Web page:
The third hand of the clock measured out the seconds and turned them into minutes. He hated waiting, always had. Waiting reminded him of funerals and hospitals, of waiting rooms and abandoned motel rooms. Waiting was bad, always had been. The joy of waiting for Christmas, of waiting for birthdays, for dad to come home from work or mom to come back from the basement or the attic or the neighbors had long since been transformed into the anxiousness of waiting for the doctor to bring news or the phone to ring to let him know dad was safe or Sam was on the way back. He hated waiting. He hated the in-between. It would be a relief when it was over. He was tired of life, tired of always waiting, of always having to bid his time and never getting exactly what he wanted at the end of it. The pat on the head, the hug, the kind word, the pride, the gratefulness. It was all absent, had never had quite the effect it should have had when it finally came. No, life in and of itself had been nothing but one big disappointment. He had lost everybody he cared about; mom, dad, even Sam. But one thing he had promised himself time and time again, one thing he had stuck to and would stick to until his last second came. He would not lose Sam. Not this time, not again.

It was unfair that Sam was going to lose him, of course, but the ultimate price had been paid to ensure Sam's survival and that was a price he was willing to pay. Hell, he would pay it again if he could. And that was the only thing that made the waiting now bearable. He focused on Sam, met his eyes, and managed a quirky smile. "Cheer up, Sammy. The wait's almost over," he said, well aware of the sarcasm rolling off his words.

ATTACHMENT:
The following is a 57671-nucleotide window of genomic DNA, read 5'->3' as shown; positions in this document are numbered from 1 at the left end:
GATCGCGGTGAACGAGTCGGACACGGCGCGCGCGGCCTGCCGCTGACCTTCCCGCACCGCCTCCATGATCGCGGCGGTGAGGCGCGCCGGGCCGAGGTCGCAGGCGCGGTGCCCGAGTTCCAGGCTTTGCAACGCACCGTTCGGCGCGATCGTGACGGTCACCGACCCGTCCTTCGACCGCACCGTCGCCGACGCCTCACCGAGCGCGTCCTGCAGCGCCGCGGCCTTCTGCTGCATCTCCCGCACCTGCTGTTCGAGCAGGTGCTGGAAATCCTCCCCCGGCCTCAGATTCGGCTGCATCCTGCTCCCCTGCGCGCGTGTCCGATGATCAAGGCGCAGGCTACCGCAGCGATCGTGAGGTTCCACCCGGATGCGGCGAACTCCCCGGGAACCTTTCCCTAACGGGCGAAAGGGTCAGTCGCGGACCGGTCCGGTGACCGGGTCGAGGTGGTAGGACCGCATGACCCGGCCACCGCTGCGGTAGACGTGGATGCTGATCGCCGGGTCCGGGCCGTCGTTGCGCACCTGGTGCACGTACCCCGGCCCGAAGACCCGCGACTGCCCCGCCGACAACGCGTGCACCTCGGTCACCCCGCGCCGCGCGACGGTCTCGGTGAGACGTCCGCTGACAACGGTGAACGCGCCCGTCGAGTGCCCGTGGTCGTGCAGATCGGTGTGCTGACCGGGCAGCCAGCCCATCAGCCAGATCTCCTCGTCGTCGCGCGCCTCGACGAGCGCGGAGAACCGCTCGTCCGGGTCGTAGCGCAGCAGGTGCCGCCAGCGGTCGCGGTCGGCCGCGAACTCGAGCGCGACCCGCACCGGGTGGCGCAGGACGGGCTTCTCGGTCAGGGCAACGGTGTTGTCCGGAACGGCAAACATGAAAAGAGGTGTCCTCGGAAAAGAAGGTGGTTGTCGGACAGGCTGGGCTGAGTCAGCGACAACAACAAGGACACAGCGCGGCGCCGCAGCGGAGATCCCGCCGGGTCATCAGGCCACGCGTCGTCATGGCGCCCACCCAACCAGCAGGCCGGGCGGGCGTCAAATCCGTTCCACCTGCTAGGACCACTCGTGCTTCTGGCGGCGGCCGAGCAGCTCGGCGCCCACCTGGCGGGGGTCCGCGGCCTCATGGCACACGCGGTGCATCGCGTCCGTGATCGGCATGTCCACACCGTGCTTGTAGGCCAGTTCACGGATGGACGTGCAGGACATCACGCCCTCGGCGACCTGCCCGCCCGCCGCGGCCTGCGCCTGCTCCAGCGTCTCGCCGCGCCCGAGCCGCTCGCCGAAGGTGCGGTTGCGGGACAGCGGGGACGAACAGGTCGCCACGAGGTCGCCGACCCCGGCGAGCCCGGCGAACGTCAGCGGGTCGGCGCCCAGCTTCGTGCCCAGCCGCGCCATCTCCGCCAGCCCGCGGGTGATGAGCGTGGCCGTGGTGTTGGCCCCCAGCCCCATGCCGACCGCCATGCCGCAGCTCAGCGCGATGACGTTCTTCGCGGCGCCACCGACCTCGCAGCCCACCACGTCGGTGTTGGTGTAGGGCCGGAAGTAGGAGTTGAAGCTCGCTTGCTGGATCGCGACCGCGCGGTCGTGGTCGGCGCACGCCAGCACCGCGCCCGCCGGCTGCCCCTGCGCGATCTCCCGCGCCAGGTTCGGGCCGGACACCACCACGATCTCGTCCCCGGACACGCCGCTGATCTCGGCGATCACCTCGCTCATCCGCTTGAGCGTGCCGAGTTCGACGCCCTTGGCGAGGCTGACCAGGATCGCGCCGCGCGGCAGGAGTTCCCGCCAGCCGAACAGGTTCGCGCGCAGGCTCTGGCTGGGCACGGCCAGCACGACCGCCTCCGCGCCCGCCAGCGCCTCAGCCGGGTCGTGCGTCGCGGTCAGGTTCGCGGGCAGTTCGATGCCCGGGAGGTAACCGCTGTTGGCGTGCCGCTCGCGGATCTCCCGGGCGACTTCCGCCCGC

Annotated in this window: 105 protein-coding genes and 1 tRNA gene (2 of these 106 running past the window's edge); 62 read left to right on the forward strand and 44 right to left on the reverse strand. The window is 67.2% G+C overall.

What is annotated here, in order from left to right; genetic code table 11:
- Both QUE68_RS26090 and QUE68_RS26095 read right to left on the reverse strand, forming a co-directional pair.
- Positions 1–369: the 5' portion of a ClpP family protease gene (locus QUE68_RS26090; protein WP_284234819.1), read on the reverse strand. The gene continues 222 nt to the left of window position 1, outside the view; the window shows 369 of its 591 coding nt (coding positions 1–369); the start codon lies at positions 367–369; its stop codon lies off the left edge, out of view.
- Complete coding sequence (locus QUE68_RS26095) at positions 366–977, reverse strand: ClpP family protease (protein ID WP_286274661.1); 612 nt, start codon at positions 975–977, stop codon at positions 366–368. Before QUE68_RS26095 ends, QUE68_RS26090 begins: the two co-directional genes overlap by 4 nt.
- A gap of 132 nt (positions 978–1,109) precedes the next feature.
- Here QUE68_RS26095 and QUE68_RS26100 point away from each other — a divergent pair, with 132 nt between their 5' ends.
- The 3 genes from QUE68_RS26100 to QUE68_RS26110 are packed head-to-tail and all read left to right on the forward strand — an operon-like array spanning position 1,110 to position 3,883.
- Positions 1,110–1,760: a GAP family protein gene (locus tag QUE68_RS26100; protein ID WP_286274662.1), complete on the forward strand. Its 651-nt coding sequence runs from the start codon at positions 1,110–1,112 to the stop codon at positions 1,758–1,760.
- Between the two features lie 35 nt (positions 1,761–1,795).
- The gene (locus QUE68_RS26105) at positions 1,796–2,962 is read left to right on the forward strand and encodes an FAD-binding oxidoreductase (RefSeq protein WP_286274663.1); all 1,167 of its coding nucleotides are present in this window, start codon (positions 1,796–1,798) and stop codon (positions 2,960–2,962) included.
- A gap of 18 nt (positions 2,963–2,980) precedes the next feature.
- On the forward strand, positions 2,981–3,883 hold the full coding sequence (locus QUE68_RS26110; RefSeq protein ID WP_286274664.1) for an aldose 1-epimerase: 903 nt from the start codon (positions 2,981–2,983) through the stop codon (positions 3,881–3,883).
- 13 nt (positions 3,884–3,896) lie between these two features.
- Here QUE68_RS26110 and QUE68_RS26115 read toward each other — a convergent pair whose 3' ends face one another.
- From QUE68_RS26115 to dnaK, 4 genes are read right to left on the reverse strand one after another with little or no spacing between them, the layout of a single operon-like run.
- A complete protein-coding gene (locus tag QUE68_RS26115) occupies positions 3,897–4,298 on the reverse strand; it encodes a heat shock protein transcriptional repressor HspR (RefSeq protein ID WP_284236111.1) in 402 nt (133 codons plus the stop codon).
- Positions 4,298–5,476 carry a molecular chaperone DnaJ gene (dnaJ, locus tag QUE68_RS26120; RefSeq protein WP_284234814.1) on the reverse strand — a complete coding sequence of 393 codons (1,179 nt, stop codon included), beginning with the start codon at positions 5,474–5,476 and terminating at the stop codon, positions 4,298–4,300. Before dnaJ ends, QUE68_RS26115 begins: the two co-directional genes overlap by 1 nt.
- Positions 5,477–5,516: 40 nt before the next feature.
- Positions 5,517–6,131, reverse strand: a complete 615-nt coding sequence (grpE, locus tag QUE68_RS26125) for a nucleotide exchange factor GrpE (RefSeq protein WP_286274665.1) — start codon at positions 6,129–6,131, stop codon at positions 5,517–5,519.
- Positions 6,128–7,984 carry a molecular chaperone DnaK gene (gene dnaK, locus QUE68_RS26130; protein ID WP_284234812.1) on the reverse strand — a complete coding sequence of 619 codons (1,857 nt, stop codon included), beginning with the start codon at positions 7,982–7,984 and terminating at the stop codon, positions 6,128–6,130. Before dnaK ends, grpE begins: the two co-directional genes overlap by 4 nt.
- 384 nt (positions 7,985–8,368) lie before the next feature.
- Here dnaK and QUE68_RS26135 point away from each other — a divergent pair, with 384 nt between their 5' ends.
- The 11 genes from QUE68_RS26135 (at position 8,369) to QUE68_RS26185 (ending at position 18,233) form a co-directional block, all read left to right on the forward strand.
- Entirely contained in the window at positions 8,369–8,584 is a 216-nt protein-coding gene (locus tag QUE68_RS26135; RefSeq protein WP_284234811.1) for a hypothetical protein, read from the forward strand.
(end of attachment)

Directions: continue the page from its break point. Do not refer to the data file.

Sam said nothing, held his gaze for a moment, then averted his eyes. His armor was cracking here in the final hour and Dean would not be able to do anything to put him back together. He had tried to push Sam away, to maintain that debonair devil-may-care attitude that would drive his brother away from him in the end, but Sam had stuck to him like glue, had forced him to understand that his little brother was not going to leave or let him push him to the brink.

So here they sat, the two of them together, waiting for that moment when something would happen. Over the last month, Dean had found himself thinking a lot about this point in time, about what would happen. Would there be hell hounds or were they only reserved for those that ran? Would the demon he had made the deal with come itself or would it send some of its henchmen? Would it hurt? Would it be a long, drawn-out death or would it be quick? Would he remember it afterwards? Would he even be aware?

The second hand of the clock ticked almost loudly onto the nine. Fifteen minutes to go and all was quiet. Nobody was talking, the bar was silent, so silent that he could almost hear the third hand on the clock ticking out the last remaining seconds of his life. "This sucks," he muttered, grabbed the bottle and washed down the rest of the beer.

"If only ..." Sam began and looked up.